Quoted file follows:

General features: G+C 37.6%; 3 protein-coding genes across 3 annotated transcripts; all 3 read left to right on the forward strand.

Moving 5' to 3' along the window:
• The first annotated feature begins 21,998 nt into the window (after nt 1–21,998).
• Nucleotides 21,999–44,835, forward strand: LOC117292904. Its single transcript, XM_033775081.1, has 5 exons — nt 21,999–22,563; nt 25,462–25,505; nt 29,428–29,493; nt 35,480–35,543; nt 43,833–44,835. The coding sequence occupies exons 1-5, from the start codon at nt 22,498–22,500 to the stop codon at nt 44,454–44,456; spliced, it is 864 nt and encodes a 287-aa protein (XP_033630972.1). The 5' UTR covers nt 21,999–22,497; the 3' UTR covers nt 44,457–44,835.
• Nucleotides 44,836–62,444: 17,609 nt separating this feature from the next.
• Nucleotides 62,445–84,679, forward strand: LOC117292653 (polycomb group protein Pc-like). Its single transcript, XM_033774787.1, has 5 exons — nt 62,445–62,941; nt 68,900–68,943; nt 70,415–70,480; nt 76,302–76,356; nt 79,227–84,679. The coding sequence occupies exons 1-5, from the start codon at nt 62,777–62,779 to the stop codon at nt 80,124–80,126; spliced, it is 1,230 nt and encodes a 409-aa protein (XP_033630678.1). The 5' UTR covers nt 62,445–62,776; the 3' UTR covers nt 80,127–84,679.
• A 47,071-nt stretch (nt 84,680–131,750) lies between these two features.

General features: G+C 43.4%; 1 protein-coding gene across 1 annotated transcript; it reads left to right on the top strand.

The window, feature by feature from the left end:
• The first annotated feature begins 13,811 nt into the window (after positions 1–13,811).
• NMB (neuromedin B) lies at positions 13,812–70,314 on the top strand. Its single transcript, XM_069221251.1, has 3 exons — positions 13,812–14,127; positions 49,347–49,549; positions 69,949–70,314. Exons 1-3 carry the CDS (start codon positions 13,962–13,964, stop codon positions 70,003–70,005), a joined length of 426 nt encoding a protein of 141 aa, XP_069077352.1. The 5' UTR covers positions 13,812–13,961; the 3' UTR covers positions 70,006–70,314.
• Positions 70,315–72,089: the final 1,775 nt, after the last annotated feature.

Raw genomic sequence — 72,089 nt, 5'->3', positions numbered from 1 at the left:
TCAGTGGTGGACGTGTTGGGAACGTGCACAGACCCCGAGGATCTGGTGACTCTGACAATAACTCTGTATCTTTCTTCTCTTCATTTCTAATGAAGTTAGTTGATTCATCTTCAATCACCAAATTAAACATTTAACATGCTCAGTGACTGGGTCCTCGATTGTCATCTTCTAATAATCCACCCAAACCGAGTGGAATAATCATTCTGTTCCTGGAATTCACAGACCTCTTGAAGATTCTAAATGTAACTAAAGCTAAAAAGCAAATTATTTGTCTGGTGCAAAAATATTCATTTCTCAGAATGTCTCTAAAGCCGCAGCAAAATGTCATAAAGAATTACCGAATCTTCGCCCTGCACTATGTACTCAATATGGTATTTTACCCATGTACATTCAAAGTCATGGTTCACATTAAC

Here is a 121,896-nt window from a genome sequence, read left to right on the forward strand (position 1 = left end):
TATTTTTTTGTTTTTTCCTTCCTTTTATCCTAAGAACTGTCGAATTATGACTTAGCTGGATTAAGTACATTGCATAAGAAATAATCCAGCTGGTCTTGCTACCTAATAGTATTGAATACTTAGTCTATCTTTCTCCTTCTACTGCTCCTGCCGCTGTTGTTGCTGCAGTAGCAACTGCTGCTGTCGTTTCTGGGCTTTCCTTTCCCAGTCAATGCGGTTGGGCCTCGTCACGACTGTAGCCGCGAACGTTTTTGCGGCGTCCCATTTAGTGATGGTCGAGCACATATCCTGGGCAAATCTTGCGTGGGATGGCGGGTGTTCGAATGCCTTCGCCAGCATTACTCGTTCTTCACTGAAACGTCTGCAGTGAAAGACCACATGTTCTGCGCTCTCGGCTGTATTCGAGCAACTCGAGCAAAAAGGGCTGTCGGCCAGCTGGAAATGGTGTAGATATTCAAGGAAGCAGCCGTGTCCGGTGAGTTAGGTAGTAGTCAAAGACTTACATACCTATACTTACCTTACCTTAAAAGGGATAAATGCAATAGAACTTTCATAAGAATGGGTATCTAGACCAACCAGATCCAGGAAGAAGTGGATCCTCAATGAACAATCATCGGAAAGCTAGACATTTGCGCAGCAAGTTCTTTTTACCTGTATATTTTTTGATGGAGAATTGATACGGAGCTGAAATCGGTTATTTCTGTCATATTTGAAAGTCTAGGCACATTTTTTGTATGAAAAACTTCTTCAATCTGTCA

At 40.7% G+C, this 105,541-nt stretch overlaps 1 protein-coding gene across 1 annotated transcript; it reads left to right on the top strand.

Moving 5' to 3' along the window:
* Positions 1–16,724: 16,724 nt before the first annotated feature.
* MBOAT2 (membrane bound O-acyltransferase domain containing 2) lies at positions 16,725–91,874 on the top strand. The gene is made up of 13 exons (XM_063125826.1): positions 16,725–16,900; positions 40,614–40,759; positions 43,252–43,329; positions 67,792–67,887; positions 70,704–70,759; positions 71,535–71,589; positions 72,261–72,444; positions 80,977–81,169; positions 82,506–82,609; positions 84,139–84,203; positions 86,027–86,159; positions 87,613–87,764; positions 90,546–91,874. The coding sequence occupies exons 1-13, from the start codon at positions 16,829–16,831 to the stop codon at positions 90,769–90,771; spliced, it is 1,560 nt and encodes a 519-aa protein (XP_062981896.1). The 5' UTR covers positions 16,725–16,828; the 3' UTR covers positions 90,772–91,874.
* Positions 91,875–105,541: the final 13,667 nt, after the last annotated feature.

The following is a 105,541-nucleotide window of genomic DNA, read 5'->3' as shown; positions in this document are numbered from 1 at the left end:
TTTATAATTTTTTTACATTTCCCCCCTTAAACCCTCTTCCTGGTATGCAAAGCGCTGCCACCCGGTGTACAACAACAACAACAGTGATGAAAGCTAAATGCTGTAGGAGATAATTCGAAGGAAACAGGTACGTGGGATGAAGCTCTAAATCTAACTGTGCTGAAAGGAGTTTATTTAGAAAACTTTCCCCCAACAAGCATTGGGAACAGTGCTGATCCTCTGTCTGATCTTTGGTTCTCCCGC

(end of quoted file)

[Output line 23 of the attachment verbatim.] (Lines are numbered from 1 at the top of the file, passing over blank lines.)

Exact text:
TTTATAATTTTTTTACATTTCCCCCCTTAAACCCTCTTCCTGGTATGCAAAGCGCTGCCACCCGGTGTACAACAACAACAACAGTGATGAAAGCTAAATGCTGTAGGAGATAATTCGAAGGAAACAGGTACGTGGGATGAAGCTCTAAATCTAACTGTGCTGAAAGGAGTTTATTTAGAAAACTTTCCCCCAACAAGCATTGGGAACAGTGCTGATCCTCTGTCTGATCTTTGGTTCTCCCGC